Michael Del Zotto hopes to make the most of his third NHL opportunity.
By David F. Cohen
It’s Craig Berube’s Flyers team now, and new general manager Ron Hextall’s.
Berube took over as coach of the Flyers three games into last season, giving him ample time to get his team playing the way he believes they need to play to be successful.
However, there’s nothing like having a full training camp.
“I think from my standpoint and the coaching staff, it’s getting that system down to a T right away so when that puck drops Oct. 8 we’re ready to go and we’re not busy thinking about what we’ve got to do. We know what we have to do, we have our skating legs and we’re ready to really compete. That’s really important for us as an organization.”
The commitment to conditioning led to more players returning to Philly sooner for pre-camp workouts, and the vibe around the team has been some anger at how last season ended. The Flyers recovered from a 1-7-0 start to make the Stanley Cup Playoffs, but the energy exerted to get there left them with little left in the tank and a Game 7 first-round loss to the New York Rangers.
“We have something to prove,” captain Claude Giroux said. “You can see guys want it a little bit more. I don’t know if it’s just me, but it’s obviously a good feeling.”
The biggest question among the forward group heading into training camp was who would fill the hole at left wing on the first line, a position that opened when Scott Hartnell was traded to the Columbus Blue Jackets. However, those plans were put on hold when Giroux sustained a lower-body injury 15 minutes into the first on-ice session Sept. 19. Fortunately, he is back for the season opener Oct. 8.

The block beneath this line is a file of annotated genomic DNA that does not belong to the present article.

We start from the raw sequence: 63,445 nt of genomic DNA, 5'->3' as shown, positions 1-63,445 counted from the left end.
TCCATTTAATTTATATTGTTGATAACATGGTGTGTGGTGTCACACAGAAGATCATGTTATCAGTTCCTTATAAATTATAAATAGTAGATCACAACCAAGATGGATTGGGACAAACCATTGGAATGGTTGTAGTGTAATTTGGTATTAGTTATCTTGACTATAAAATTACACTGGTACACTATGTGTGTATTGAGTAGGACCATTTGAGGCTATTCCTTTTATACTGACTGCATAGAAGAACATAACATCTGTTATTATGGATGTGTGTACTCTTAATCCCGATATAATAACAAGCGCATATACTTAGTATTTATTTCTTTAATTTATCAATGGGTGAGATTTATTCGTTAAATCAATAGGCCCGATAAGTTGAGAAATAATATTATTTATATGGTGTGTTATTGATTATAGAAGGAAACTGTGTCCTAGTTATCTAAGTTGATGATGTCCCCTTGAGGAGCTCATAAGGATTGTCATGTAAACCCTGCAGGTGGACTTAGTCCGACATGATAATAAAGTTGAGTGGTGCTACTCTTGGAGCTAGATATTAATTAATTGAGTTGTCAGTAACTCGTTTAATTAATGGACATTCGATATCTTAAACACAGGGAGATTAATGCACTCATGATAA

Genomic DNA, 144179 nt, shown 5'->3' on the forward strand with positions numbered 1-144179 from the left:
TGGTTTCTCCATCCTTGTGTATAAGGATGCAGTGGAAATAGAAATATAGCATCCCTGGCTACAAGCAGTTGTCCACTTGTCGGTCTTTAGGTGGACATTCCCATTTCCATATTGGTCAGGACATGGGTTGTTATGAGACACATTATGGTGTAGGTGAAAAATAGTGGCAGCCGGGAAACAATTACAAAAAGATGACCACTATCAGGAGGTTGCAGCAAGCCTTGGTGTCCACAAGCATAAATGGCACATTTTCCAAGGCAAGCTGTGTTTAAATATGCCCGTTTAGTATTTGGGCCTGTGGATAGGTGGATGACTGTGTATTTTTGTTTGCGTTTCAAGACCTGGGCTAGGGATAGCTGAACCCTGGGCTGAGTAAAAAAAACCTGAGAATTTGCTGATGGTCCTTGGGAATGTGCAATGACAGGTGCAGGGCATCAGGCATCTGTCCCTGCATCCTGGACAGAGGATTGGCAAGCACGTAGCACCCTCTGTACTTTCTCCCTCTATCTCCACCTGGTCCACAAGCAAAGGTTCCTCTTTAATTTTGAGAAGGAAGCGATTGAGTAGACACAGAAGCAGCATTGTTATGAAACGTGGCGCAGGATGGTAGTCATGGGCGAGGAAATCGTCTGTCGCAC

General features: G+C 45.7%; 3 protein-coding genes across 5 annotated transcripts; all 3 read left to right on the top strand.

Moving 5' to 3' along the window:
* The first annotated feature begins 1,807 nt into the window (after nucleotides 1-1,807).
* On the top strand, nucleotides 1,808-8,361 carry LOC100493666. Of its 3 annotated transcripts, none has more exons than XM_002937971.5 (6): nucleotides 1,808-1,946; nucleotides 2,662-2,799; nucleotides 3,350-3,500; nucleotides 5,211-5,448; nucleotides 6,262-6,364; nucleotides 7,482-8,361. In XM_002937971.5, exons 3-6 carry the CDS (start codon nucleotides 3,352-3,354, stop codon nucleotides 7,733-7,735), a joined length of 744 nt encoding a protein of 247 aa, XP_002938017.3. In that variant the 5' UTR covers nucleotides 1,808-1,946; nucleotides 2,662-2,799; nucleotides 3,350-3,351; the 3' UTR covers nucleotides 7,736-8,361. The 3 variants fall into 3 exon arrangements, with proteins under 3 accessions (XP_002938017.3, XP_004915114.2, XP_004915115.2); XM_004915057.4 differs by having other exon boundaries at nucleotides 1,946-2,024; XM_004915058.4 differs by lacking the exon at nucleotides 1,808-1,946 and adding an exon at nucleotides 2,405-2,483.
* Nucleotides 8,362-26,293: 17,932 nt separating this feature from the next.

Brayden Schenn opened camp on the top line alongside Giroux and right wing Jakub Voracek, and the Flyers hope that coming off his first 20-goal season his offensive production is on the rise.
“He’s got a real gift at putting the puck in the net,” Hextall said. “He scored 20 goals, which at this stage of the game that’s a lot of goals. But we still think there’s more there and there’s more growth. I think the biggest thing is the consistency part.”
If Schenn stays on the top line, Sean Couturier could move into a more prominent role in the offense. He opened camp centering the second line, flanked by Matt Read at left wing and Wayne Simmonds on the right.
In his first three seasons, Couturier has excelled as a checking-line center but his scoring hasn’t developed as hoped; his 13 goals last season tied a career best.
“He needs to push the offensive side of his game and continue to do the things he’s done [defensively],” Hextall told the Inquirer.
Simmonds will be looking to build off an outstanding 2013-14 when he set career-highs in goals, assists and points, and his 15 power-play goals were third in the League.
Another option in the middle of the second line could be Vincent Lecavalier, 34, who is hoping to bounce back after struggling last season with injury and position issues; he spent time at left wing on the first and second lines, and center on the second and fourth lines. Lecavalier never seemed to be on the same page as Berube and was the subject of offseason trade rumors.
“I think it wasn’t a great year for him,” Berube said. “There were some injuries there and different things that occurred and playing different positions, not used to playing the wing. … He understands that he has to change his game a little bit. We just have to work together and we’ll get to where we’ve got to be. I’ve had good conversations with Vinny over the summer and he’s ready to go.”